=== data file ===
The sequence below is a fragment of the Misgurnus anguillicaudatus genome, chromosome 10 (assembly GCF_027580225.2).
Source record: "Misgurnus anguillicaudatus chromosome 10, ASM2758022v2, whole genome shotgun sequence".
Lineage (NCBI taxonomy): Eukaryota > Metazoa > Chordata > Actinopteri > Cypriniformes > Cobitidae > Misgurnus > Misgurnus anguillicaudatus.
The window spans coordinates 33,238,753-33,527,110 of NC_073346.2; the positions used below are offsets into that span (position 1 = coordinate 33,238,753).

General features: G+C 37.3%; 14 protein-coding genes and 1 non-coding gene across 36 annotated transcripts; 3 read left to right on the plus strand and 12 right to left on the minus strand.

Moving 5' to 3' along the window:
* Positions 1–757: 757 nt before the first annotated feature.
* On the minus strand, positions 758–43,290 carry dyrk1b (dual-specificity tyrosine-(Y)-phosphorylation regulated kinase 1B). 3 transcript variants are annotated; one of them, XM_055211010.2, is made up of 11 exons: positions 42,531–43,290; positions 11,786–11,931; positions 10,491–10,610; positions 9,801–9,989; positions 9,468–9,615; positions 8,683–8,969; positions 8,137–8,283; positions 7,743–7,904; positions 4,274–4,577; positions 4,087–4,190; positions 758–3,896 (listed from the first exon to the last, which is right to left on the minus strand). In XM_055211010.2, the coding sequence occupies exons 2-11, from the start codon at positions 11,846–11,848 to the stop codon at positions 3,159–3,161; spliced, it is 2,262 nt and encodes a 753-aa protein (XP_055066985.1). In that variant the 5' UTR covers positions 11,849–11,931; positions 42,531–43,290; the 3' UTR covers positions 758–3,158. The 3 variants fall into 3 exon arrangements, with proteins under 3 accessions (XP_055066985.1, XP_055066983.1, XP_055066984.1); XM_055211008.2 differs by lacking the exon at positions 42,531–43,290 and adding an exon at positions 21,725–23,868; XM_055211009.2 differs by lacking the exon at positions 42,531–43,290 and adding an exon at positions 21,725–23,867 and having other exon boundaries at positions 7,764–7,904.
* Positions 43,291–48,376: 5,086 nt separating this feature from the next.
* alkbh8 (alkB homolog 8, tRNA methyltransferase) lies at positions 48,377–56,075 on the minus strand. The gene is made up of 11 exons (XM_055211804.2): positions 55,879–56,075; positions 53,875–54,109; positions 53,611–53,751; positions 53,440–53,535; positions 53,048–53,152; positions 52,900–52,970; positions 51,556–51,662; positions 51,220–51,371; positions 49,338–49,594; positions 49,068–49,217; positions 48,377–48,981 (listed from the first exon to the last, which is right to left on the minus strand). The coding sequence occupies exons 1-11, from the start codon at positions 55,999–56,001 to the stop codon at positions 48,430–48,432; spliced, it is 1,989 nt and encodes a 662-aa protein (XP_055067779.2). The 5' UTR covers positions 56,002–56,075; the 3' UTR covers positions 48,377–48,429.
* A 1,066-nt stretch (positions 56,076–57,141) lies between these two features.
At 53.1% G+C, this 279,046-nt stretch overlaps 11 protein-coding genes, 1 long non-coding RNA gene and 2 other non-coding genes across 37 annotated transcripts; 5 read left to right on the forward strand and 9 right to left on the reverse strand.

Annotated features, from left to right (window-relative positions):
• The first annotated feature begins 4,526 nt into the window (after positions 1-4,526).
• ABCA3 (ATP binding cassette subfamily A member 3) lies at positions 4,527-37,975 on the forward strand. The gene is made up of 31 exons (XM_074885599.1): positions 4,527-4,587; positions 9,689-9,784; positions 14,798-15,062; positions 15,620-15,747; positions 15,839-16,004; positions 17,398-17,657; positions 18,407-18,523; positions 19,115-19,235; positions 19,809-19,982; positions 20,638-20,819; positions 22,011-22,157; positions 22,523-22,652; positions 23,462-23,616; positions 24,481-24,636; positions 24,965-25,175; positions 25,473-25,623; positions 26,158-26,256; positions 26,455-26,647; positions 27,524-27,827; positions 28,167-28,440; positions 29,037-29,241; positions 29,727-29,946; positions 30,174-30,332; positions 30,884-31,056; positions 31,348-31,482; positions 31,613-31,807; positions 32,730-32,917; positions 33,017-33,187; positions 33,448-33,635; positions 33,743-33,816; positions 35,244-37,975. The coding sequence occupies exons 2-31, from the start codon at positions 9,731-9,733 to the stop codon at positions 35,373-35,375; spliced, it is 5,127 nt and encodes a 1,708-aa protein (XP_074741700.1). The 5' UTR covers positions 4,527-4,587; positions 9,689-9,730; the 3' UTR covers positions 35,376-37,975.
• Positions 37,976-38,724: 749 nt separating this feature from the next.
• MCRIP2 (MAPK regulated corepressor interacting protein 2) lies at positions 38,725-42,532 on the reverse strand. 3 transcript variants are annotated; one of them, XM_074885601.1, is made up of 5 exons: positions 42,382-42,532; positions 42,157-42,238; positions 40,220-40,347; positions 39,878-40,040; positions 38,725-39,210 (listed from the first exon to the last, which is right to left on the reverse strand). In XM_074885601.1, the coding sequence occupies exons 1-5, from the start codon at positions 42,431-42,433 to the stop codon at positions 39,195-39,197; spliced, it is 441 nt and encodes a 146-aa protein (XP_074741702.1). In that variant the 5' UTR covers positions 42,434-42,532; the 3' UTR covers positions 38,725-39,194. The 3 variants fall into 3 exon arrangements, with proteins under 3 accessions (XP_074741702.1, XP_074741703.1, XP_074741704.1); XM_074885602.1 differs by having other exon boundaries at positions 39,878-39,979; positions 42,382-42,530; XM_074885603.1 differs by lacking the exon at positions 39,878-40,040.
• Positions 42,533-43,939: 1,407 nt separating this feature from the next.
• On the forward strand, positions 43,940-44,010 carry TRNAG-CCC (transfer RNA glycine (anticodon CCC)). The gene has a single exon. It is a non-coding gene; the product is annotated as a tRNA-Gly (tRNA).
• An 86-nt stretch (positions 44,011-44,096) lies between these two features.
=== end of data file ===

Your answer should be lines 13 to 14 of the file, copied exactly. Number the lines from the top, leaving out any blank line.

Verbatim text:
Annotated features, from left to right (window-relative positions):
• The first annotated feature begins 4,526 nt into the window (after positions 1-4,526).